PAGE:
Then, 2011 began. And as Lenin, the revolutionary, not the musician, had said: Sometimes decades pass and nothing happens; and then weeks pass and decades happen.Disasters – natural and man-made have forced some re-thinking on energy choices and climate policies. What has been labeled the Arab Spring renewed faith in citizen action around the world and catalyzed citizen movements - from China to India, Israel, Chile, Europe and North America – as the people we often label ordinary citizens grew sick and tired of being trapped between states that don’t listen and markets that don’t care.

Regardless of their degree of success in attaining their specific goals, these movements have already achieved at least 3 things:

  • (re) politicisation of the youth, middle class
  • dramatic erosion of trust in institutions, political class, media, business opening up space for real debate on alternative paradigms of development, prosperity and growth
  • renewed belief that change is both, imperative and achievable, through mass mobilisation, and non-violent civil disobedience

These people’s movements are challenging the conventional definitions of state, market, media and civil society and the relations between them. They are resisting the imposition by stealth of new social contracts that reduce civil society to low cost contractors providing public services rather than our roles as advocates for the excluded, incubators of policy innovations, watchdogs of the exercise of power and shapers of political will. They are challenging definitions of national sovereignty already blurred by the global threats like climate change, pandemics and terrorism. Empowered by new technologies they are radically re-defining norms of transparency, accountability and participation. They are united not only in their fluid, horizontalforms of organisation, their definitions of leadership and their use of new technologies but more broadly in their quest to gain or reclaim an active say in governance.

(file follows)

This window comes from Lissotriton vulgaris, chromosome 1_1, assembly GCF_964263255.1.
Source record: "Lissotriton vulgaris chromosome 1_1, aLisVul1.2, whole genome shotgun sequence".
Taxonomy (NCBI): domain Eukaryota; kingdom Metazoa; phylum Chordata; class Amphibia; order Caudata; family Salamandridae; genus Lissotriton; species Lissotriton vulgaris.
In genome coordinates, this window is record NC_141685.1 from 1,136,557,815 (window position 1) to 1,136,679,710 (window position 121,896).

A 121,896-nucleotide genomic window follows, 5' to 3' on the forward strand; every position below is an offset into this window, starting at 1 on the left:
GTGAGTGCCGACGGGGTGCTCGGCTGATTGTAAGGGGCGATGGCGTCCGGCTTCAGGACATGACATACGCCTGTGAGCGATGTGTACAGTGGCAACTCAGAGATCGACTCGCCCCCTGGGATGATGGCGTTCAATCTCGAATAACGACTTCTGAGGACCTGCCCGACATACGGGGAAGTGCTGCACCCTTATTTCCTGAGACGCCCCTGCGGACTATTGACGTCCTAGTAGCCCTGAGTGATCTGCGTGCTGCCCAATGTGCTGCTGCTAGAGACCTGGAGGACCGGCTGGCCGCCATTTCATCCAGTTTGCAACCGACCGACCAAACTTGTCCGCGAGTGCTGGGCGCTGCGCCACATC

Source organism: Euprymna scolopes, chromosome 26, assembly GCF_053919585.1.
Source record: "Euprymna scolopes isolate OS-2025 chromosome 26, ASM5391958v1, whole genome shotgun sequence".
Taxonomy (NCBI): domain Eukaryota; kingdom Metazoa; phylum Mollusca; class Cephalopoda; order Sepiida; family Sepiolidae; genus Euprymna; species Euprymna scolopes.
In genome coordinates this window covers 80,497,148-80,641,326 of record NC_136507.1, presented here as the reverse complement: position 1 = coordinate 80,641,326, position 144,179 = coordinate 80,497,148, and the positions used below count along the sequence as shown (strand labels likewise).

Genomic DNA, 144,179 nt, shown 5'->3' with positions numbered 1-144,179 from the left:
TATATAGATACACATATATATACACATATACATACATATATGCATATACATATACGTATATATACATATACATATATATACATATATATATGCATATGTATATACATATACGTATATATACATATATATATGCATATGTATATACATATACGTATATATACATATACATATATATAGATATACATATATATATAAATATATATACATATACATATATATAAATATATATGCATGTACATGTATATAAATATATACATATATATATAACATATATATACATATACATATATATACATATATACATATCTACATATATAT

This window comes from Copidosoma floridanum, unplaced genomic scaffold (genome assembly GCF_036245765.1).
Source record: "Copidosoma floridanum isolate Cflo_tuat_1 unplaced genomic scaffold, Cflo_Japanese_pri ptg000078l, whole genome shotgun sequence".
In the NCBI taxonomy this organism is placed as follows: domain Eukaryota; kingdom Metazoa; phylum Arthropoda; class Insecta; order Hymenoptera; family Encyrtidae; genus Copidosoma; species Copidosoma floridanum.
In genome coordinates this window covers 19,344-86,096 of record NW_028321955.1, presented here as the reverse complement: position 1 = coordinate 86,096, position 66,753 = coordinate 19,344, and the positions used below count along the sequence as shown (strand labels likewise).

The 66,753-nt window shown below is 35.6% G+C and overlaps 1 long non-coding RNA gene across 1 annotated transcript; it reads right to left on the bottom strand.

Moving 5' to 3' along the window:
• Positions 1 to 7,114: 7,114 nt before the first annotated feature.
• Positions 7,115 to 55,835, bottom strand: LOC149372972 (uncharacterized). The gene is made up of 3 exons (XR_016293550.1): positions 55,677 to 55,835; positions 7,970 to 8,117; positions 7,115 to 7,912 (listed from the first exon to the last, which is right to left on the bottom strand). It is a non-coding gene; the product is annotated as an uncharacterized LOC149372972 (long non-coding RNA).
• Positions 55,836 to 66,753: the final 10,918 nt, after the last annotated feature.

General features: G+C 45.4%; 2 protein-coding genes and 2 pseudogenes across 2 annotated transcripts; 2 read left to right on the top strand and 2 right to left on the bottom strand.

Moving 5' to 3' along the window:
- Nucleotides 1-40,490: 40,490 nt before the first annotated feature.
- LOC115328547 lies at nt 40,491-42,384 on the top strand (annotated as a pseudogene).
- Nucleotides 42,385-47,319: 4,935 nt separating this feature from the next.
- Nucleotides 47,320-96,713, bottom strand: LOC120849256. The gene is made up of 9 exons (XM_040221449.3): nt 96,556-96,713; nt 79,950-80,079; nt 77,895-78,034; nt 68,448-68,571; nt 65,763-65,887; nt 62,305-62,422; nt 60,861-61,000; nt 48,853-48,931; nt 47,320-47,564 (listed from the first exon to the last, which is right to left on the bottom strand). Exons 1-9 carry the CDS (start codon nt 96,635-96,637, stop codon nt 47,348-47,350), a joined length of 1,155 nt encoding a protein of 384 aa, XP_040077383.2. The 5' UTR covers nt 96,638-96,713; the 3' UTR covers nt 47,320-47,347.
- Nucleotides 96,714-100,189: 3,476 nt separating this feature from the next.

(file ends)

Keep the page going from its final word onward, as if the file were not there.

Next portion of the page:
CIVICUS’ most recent report analyzing trends across 35 countries that participated in the most recent phase of our Civil Society Index affirms these trends.

  1. That civil society space is volatile and changing 
  2. That State–civil society relations are limited and mostly unsatisfactory 
  3. That financial and human resource challenges for CSOs are continuing and in some casesworsening 
  4. That we need to do a better job of practicing the values we preach
  5. That we are most successful when we operate in networks and coalitions but that we don’t do enough in this area especially in making the links between local and national and national and global.

If we are to ensure constructive and sustainable pathways to participation and progressive change - rather than a series of fleeting moments of mass-based protest, prone to capture and co-optation by elite interests committed only to preserving the status quo - then an investment in rebuilding these connections between organised and less formal civil society is now essential. Whether donors, governments or civil society organisations, I would urge all those evaluating how best to support civil society in these extraordinary times to focus on joining the dots at all levels – local, national, regional and global.

Some have predicted that the movements we are currently witnessing have the transformative potential of the anti-colonial movements of the 1950s and 60s. They are certainly offering us a stark choice. From indigenous communities on every continent to indignados in Europe and young people everywhere the message I hear is this: “We are going to do this with or without you. Join us or get out of our way.

I applaud your civil society statement and the recommendations of the Expert Group. They are coherent, specific and action-oriented. But I believe we can do much more. I urge the Commonwealth – encompassing its many facets – governments, businesses, media, academics and civil society - and united by its distinctive values –to make the right choice.